Over the holiday season, President-Elect Joe Biden named Miguel Cardona as the next Secretary of Education. When introducing Cardona, The Biden team has stressed the need to “ensure that every student has access to a quality education, regardless of their ZIP code.” We must hold the next administration accountable to this ideal. It cannot be just another platitude or a disingenuous promise to Biden’s supporters who know the existing system is broken.
In his remarks following Biden’s introduction, Cardona stressed the need to increase education quality. He highlighted how he, as Education Commissioner in Connecticut, fought to put the needs of all students first. Cardona must bring that commitment to Washington, D.C. as well.
The Biden administration must put children before special interests. And they must prioritize all children, not just some.
In her statement supporting Mr. Cardona’s nomination, former National Education Association President Lily Eskelsen García asserted that Cardona will, “focus on the success of all students.” We encourage the political operatives of national teachers’ unions to remember that goal: all students. The Biden campaign promised to bring this country together, and to do that it simply must prioritize the children.
For the majority of our lives, the Democratic Party as a whole has opposed the types of opportunity that millions of children need. Biden and Cardona have both claimed “public education is the great equalizer.” We disagree. A high-quality education, regardless of school type, is the great equalizer in today’s society. As beneficiaries of school choice programs serving children from lower-income families, we are among the lucky few who found alterative options that changed our lives.
Biden has promised to provide additional funding to public schools. Over and over, the Biden campaign makes this promise, to resource schools instead of resourcing students. If the COVID-19 pandemic taught us anything, it’s that we cannot leave students at the mercy of school systems that remain closed due to union power rather than medical science. Families deserve flexibility so that they can choose the education option that is best for their children.
On Dec. 21, Congress appropriated $54 billion dollars for primary and secondary education in the second round of COVID relief. Despite the fact that 10% of students attend non-traditional public schools, only 2.7% of the funding was directed to them. Any additional relief money that the Biden Administration secures for primary and secondary education must include support for lower-income families attending private schools. The reality is that all students, whether they attend private, public, or parochial schools, have been hit hard by this pandemic.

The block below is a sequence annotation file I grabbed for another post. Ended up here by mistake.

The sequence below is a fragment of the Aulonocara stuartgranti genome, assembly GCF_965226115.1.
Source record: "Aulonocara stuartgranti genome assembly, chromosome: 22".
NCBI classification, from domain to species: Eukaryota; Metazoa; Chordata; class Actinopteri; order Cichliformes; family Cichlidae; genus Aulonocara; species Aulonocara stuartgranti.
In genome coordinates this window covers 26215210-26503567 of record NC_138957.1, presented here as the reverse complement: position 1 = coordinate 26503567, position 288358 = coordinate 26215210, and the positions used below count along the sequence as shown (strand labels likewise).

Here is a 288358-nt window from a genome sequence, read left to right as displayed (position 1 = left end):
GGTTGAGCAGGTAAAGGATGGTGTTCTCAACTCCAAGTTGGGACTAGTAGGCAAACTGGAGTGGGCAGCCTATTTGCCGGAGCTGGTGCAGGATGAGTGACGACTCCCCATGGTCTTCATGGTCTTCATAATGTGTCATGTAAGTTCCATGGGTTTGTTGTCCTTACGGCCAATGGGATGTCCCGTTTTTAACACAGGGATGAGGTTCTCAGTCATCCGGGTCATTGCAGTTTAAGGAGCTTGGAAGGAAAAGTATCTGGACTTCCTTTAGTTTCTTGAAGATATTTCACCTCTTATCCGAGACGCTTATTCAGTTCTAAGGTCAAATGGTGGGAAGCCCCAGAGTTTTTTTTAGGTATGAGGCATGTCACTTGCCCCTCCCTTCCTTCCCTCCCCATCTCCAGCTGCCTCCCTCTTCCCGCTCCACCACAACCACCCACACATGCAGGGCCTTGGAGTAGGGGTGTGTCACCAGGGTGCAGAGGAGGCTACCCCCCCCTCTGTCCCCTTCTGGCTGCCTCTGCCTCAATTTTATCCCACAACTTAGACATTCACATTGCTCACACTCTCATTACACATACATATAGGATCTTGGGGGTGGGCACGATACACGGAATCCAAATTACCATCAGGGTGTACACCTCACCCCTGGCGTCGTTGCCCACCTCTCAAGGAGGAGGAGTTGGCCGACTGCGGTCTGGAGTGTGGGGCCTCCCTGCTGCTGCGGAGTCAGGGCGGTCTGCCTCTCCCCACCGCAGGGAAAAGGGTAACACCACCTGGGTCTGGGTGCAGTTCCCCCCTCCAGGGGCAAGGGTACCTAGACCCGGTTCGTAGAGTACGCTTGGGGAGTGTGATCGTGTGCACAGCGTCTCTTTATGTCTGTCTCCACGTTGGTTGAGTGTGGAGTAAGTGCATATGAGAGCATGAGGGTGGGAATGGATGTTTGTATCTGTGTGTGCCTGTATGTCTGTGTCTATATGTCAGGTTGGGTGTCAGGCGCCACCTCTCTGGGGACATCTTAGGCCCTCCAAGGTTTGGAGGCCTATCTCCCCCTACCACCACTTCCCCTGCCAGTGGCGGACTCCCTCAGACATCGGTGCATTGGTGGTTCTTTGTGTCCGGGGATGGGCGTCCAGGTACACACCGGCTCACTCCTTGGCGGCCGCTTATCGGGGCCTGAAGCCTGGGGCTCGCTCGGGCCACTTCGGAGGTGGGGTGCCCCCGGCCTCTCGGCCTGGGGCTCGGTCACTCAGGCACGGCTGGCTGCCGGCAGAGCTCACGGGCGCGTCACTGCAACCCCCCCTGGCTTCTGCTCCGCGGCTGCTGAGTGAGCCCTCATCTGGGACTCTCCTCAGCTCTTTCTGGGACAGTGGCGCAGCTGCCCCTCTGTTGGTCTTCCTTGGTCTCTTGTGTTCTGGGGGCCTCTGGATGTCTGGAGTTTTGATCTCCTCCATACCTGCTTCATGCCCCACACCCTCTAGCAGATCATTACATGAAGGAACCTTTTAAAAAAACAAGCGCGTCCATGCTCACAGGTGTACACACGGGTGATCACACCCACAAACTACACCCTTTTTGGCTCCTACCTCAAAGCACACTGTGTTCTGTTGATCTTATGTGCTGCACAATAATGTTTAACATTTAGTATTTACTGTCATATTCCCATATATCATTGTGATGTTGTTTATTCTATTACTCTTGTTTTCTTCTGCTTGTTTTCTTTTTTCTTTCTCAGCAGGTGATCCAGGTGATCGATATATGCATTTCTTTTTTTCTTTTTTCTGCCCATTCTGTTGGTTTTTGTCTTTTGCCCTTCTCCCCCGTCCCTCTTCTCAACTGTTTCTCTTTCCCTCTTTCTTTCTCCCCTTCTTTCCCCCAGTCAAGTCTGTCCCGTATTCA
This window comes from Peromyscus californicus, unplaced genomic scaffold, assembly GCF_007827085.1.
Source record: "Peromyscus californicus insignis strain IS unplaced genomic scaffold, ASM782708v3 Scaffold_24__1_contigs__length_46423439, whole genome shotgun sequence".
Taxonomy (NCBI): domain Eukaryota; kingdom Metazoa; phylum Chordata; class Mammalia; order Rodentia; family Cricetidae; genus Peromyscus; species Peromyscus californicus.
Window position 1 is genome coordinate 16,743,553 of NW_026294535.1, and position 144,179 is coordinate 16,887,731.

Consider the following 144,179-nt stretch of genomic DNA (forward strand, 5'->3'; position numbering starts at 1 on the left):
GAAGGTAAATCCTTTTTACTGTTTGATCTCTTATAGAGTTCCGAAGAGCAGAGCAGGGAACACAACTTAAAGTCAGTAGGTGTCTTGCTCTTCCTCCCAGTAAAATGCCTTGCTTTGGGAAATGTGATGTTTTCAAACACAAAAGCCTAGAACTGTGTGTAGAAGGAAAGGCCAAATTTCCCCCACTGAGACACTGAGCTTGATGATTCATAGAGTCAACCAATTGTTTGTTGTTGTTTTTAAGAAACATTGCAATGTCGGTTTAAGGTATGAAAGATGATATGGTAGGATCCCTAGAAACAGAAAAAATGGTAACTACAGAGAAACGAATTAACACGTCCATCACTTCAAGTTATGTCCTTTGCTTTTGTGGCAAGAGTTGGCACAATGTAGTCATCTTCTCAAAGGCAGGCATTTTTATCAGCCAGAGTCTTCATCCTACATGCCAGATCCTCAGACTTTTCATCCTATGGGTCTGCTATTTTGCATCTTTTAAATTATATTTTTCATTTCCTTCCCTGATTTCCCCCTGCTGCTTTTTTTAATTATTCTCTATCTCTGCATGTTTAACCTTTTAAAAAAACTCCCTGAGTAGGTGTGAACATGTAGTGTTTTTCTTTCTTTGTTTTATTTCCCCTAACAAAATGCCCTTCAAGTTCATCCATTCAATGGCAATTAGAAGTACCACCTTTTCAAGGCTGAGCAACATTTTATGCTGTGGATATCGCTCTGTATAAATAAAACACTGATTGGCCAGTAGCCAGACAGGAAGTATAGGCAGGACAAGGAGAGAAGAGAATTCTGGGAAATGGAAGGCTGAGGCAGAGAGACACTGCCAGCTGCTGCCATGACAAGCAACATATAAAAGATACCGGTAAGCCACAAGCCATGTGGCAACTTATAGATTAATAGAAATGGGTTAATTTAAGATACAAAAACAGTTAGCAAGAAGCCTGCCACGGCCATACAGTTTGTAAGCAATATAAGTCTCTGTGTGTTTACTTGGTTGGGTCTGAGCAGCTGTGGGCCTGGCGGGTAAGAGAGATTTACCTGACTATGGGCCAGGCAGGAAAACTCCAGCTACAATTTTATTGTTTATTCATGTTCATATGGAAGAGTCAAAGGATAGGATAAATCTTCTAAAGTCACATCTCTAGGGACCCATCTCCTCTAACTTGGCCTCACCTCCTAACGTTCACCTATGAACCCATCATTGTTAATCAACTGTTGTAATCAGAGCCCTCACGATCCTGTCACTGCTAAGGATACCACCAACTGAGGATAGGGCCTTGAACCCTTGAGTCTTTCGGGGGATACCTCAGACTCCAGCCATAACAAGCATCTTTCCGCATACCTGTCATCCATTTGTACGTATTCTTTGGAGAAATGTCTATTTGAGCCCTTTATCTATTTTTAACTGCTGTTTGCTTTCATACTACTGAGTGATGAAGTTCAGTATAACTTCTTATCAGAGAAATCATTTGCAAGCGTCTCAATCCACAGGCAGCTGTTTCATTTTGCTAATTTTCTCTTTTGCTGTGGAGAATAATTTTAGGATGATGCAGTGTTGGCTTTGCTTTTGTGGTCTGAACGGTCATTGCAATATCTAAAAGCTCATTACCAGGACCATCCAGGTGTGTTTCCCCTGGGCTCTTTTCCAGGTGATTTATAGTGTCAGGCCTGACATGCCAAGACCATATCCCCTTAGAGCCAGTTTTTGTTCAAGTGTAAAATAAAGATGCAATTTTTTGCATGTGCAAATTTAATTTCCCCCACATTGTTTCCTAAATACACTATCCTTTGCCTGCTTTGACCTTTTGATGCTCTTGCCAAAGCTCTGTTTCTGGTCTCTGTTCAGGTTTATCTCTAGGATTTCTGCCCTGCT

Teachers’ unions donated more than $43 million dollars to political campaigns in 2019, 97% of which went to Democrats. The primary question is, which interest will the new education secretary serve? Cardona might be uniquely positioned to benefit both students and unions, but his priorities must be in that order, especially when 77% of parents want school choice for their children.
We share a common experience with Cardona — that of navigating the school system as students from lower-income families. We were blessed with scholarships that allowed us to leave the public schools where we struggled and receive the education that lifted us to where we are today.
Cardona overcame the odds and managed to succeed in the public system, but many children do not. When we look at outcomes, if we want a better future for America’s students, what does it matter if they went to public or private school? Let families choose what they think puts their children in a position to succeed.
We hope Cardona can stand by his promise and fight for all students, and not for those special interests that donated millions of dollars to the Biden campaign. In the words of the outgoing Education Secretary, with this most recent COVID relief package, “Congress focused on systems instead of students.” We hope that Cardona does not do the same.
Walter Blanks and Nathan Cunneen are Future Leaders Fellows at the American Federation for Children.